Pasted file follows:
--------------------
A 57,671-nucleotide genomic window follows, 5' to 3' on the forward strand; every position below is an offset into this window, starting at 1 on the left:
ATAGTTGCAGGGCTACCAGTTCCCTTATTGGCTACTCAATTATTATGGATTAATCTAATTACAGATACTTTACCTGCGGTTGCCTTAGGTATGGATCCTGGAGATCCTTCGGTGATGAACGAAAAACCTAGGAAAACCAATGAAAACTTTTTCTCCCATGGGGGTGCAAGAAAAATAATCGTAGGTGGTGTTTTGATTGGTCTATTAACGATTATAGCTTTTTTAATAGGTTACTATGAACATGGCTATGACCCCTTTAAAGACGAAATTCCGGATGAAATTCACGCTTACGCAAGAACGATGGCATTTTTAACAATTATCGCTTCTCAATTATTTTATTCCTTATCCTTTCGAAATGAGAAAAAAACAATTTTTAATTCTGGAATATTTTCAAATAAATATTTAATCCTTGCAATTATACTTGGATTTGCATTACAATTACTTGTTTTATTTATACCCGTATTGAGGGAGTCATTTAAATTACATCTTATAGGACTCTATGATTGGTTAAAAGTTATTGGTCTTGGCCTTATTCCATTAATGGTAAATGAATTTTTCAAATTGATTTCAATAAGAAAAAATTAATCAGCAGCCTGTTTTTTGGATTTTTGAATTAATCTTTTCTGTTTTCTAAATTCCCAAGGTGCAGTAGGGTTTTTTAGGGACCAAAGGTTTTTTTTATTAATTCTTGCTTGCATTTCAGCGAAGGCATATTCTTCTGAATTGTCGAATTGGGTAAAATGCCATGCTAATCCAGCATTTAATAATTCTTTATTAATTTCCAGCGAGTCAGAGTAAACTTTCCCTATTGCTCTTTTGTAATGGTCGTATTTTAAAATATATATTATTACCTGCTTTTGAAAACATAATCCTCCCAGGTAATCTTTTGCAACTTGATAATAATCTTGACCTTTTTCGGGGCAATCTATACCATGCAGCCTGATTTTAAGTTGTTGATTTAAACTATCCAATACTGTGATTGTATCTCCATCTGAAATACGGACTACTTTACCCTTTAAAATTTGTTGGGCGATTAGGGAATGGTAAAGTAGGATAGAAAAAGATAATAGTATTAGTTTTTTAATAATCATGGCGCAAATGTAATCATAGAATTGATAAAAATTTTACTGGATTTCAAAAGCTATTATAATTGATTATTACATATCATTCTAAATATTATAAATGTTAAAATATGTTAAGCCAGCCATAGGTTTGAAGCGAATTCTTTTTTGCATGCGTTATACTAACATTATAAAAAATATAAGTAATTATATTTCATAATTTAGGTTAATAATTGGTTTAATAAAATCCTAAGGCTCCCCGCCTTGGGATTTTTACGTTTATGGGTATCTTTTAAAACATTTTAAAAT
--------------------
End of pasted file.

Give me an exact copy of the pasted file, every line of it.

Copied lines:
A 57,671-nucleotide genomic window follows, 5' to 3' on the forward strand; every position below is an offset into this window, starting at 1 on the left:
ATAGTTGCAGGGCTACCAGTTCCCTTATTGGCTACTCAATTATTATGGATTAATCTAATTACAGATACTTTACCTGCGGTTGCCTTAGGTATGGATCCTGGAGATCCTTCGGTGATGAACGAAAAACCTAGGAAAACCAATGAAAACTTTTTCTCCCATGGGGGTGCAAGAAAAATAATCGTAGGTGGTGTTTTGATTGGTCTATTAACGATTATAGCTTTTTTAATAGGTTACTATGAACATGGCTATGACCCCTTTAAAGACGAAATTCCGGATGAAATTCACGCTTACGCAAGAACGATGGCATTTTTAACAATTATCGCTTCTCAATTATTTTATTCCTTATCCTTTCGAAATGAGAAAAAAACAATTTTTAATTCTGGAATATTTTCAAATAAATATTTAATCCTTGCAATTATACTTGGATTTGCATTACAATTACTTGTTTTATTTATACCCGTATTGAGGGAGTCATTTAAATTACATCTTATAGGACTCTATGATTGGTTAAAAGTTATTGGTCTTGGCCTTATTCCATTAATGGTAAATGAATTTTTCAAATTGATTTCAATAAGAAAAAATTAATCAGCAGCCTGTTTTTTGGATTTTTGAATTAATCTTTTCTGTTTTCTAAATTCCCAAGGTGCAGTAGGGTTTTTTAGGGACCAAAGGTTTTTTTTATTAATTCTTGCTTGCATTTCAGCGAAGGCATATTCTTCTGAATTGTCGAATTGGGTAAAATGCCATGCTAATCCAGCATTTAATAATTCTTTATTAATTTCCAGCGAGTCAGAGTAAACTTTCCCTATTGCTCTTTTGTAATGGTCGTATTTTAAAATATATATTATTACCTGCTTTTGAAAACATAATCCTCCCAGGTAATCTTTTGCAACTTGATAATAATCTTGACCTTTTTCGGGGCAATCTATACCATGCAGCCTGATTTTAAGTTGTTGATTTAAACTATCCAATACTGTGATTGTATCTCCATCTGAAATACGGACTACTTTACCCTTTAAAATTTGTTGGGCGATTAGGGAATGGTAAAGTAGGATAGAAAAAGATAATAGTATTAGTTTTTTAATAATCATGGCGCAAATGTAATCATAGAATTGATAAAAATTTTACTGGATTTCAAAAGCTATTATAATTGATTATTACATATCATTCTAAATATTATAAATGTTAAAATATGTTAAGCCAGCCATAGGTTTGAAGCGAATTCTTTTTTGCATGCGTTATACTAACATTATAAAAAATATAAGTAATTATATTTCATAATTTAGGTTAATAATTGGTTTAATAAAATCCTAAGGCTCCCCGCCTTGGGATTTTTACGTTTATGGGTATCTTTTAAAACATTTTAAAAT